The Collected Letters, Volume 11


TC TO JANE WILSON ; December 1839; DOI: 10.1215/lt-18391200-TC-JWI-01; CL 11: 220


[early December 1839]

Dear Miss Wilson,

My Wife, ill of cold, yet getting better, requests me to answer for her. She cannot come; but I will, with pleasure;—we will say, on Wednesday, at the hour you mention.

I have finished my article on Chartism; no Tory dare print it, Radical shall; so it is coming out as a separate affair: you shall have the pleasure of condemning it in a week or two.

There is unfortunately no Bürger1 in this house: I send you Wallenstein; all Schiller is here, and much at your service: Tell I reckon his best piece; but I hope you will read both the best and the second-best.2 There is no Tale that I know of translated by Hayward!3 Which Tale can you mean? There is a ‘Tale of all Tales’ by Goethe, translated in these Miscellanies of mine,4 not by Hayward!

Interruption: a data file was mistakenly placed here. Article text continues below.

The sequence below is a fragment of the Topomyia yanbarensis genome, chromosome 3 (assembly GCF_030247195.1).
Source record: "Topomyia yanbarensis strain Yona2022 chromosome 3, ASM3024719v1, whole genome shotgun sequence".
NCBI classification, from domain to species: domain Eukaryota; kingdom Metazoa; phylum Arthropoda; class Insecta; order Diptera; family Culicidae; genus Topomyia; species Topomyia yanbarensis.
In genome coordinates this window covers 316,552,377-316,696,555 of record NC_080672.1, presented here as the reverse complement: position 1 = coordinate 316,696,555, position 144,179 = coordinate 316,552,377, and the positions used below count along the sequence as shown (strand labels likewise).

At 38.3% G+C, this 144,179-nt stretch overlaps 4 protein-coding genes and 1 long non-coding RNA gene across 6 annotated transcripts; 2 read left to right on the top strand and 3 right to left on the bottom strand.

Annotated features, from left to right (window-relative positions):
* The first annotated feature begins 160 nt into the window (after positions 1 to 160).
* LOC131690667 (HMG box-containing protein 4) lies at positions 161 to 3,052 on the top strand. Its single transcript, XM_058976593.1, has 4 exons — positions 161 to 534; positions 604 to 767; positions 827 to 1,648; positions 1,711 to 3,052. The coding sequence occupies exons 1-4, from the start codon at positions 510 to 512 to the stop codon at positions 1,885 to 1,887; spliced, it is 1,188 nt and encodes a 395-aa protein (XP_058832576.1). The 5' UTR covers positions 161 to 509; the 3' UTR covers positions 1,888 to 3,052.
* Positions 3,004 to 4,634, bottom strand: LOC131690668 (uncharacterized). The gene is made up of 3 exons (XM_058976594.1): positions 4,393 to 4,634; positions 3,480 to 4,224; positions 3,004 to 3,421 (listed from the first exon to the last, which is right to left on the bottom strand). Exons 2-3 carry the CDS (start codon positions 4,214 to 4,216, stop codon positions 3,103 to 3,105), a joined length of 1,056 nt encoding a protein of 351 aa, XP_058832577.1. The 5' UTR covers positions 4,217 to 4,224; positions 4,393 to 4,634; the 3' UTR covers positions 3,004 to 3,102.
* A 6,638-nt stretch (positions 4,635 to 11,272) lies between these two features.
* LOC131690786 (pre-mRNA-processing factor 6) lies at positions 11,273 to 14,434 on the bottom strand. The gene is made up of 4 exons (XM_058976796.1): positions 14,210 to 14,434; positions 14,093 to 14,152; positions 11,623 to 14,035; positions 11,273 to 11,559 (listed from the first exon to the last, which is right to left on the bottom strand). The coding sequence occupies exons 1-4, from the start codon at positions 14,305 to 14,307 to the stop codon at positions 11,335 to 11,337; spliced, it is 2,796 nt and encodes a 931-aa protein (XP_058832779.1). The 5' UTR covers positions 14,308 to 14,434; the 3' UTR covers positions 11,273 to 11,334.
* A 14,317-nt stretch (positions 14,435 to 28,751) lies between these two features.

Ever faithfully yours /

T. Carlyle.